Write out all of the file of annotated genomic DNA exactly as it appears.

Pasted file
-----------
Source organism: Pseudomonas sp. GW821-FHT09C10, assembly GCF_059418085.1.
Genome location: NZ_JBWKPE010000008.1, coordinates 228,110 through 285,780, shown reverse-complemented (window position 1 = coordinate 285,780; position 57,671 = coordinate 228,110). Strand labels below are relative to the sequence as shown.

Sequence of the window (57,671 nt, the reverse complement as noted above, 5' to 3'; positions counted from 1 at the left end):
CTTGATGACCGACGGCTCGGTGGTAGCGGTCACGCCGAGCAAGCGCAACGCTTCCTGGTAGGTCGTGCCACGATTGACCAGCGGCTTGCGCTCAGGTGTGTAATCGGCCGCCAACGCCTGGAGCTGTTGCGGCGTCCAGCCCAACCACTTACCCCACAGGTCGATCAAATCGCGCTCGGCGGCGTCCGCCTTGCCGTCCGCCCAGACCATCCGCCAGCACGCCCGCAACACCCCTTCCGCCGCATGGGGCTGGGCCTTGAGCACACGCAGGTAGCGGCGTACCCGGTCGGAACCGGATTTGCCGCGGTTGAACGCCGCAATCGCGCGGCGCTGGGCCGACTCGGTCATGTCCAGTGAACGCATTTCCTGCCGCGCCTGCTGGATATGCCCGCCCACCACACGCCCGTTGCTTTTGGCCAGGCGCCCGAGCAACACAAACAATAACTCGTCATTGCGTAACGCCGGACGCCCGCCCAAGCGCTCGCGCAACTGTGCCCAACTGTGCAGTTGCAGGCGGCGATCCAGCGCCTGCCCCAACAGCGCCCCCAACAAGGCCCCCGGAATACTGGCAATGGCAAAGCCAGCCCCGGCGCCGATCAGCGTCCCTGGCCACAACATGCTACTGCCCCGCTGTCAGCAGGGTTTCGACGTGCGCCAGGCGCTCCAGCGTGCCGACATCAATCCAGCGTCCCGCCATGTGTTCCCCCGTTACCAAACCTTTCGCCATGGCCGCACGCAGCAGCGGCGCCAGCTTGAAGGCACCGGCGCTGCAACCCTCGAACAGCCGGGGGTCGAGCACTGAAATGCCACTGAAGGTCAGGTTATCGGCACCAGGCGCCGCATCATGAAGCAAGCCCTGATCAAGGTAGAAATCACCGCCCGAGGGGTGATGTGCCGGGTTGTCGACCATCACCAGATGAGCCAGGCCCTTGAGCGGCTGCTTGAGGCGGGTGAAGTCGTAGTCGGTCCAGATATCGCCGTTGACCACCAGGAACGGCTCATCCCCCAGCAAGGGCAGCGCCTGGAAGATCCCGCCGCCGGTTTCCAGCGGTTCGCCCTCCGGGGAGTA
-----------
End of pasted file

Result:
Source organism: Pseudomonas sp. GW821-FHT09C10, assembly GCF_059418085.1.
Genome location: NZ_JBWKPE010000008.1, coordinates 228,110 through 285,780, shown reverse-complemented (window position 1 = coordinate 285,780; position 57,671 = coordinate 228,110). Strand labels below are relative to the sequence as shown.

Sequence of the window (57,671 nt, the reverse complement as noted above, 5' to 3'; positions counted from 1 at the left end):
CTTGATGACCGACGGCTCGGTGGTAGCGGTCACGCCGAGCAAGCGCAACGCTTCCTGGTAGGTCGTGCCACGATTGACCAGCGGCTTGCGCTCAGGTGTGTAATCGGCCGCCAACGCCTGGAGCTGTTGCGGCGTCCAGCCCAACCACTTACCCCACAGGTCGATCAAATCGCGCTCGGCGGCGTCCGCCTTGCCGTCCGCCCAGACCATCCGCCAGCACGCCCGCAACACCCCTTCCGCCGCATGGGGCTGGGCCTTGAGCACACGCAGGTAGCGGCGTACCCGGTCGGAACCGGATTTGCCGCGGTTGAACGCCGCAATCGCGCGGCGCTGGGCCGACTCGGTCATGTCCAGTGAACGCATTTCCTGCCGCGCCTGCTGGATATGCCCGCCCACCACACGCCCGTTGCTTTTGGCCAGGCGCCCGAGCAACACAAACAATAACTCGTCATTGCGTAACGCCGGACGCCCGCCCAAGCGCTCGCGCAACTGTGCCCAACTGTGCAGTTGCAGGCGGCGATCCAGCGCCTGCCCCAACAGCGCCCCCAACAAGGCCCCCGGAATACTGGCAATGGCAAAGCCAGCCCCGGCGCCGATCAGCGTCCCTGGCCACAACATGCTACTGCCCCGCTGTCAGCAGGGTTTCGACGTGCGCCAGGCGCTCCAGCGTGCCGACATCAATCCAGCGTCCCGCCATGTGTTCCCCCGTTACCAAACCTTTCGCCATGGCCGCACGCAGCAGCGGCGCCAGCTTGAAGGCACCGGCGCTGCAACCCTCGAACAGCCGGGGGTCGAGCACTGAAATGCCACTGAAGGTCAGGTTATCGGCACCAGGCGCCGCATCATGAAGCAAGCCCTGATCAAGGTAGAAATCACCGCCCGAGGGGTGATGTGCCGGGTTGTCGACCATCACCAGATGAGCCAGGCCCTTGAGCGGCTGCTTGAGGCGGGTGAAGTCGTAGTCGGTCCAGATATCGCCGTTGACCACCAGGAACGGCTCATCCCCCAGCAAGGGCAGCGCCTGGAAGATCCCGCCGCCGGTTTCCAGCGGTTCGCCCTCCGGGGAGTA